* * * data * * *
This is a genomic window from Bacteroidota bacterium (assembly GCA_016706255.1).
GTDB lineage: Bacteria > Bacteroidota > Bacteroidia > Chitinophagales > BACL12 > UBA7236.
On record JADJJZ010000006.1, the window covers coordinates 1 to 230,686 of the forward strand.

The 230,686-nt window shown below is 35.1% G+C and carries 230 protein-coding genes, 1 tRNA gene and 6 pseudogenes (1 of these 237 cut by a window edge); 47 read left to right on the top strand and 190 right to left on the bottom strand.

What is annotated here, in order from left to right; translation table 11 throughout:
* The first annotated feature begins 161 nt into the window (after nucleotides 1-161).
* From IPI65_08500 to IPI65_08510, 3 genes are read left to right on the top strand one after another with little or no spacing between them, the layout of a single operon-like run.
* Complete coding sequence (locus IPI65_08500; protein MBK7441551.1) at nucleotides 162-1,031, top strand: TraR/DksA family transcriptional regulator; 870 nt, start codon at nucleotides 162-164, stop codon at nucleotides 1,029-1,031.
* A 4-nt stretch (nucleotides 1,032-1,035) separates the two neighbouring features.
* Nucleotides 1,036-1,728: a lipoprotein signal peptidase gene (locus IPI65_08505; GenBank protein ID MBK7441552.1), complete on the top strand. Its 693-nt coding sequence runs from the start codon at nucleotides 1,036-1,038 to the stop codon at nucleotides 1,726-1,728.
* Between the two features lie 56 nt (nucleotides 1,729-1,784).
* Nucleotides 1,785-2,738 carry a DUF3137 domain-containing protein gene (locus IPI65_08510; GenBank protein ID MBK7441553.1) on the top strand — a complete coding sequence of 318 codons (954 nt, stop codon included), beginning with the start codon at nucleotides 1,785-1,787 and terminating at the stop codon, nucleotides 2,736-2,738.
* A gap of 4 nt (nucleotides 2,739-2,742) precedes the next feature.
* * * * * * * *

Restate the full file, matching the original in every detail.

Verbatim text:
This is a genomic window from Bacteroidota bacterium (assembly GCA_016706255.1).
GTDB lineage: Bacteria > Bacteroidota > Bacteroidia > Chitinophagales > BACL12 > UBA7236.
On record JADJJZ010000006.1, the window covers coordinates 1 to 230,686 of the forward strand.

The 230,686-nt window shown below is 35.1% G+C and carries 230 protein-coding genes, 1 tRNA gene and 6 pseudogenes (1 of these 237 cut by a window edge); 47 read left to right on the top strand and 190 right to left on the bottom strand.

What is annotated here, in order from left to right; translation table 11 throughout:
* The first annotated feature begins 161 nt into the window (after nucleotides 1-161).
* From IPI65_08500 to IPI65_08510, 3 genes are read left to right on the top strand one after another with little or no spacing between them, the layout of a single operon-like run.
* Complete coding sequence (locus IPI65_08500; protein MBK7441551.1) at nucleotides 162-1,031, top strand: TraR/DksA family transcriptional regulator; 870 nt, start codon at nucleotides 162-164, stop codon at nucleotides 1,029-1,031.
* A 4-nt stretch (nucleotides 1,032-1,035) separates the two neighbouring features.
* Nucleotides 1,036-1,728: a lipoprotein signal peptidase gene (locus IPI65_08505; GenBank protein ID MBK7441552.1), complete on the top strand. Its 693-nt coding sequence runs from the start codon at nucleotides 1,036-1,038 to the stop codon at nucleotides 1,726-1,728.
* Between the two features lie 56 nt (nucleotides 1,729-1,784).
* Nucleotides 1,785-2,738 carry a DUF3137 domain-containing protein gene (locus IPI65_08510; GenBank protein ID MBK7441553.1) on the top strand — a complete coding sequence of 318 codons (954 nt, stop codon included), beginning with the start codon at nucleotides 1,785-1,787 and terminating at the stop codon, nucleotides 2,736-2,738.
* A gap of 4 nt (nucleotides 2,739-2,742) precedes the next feature.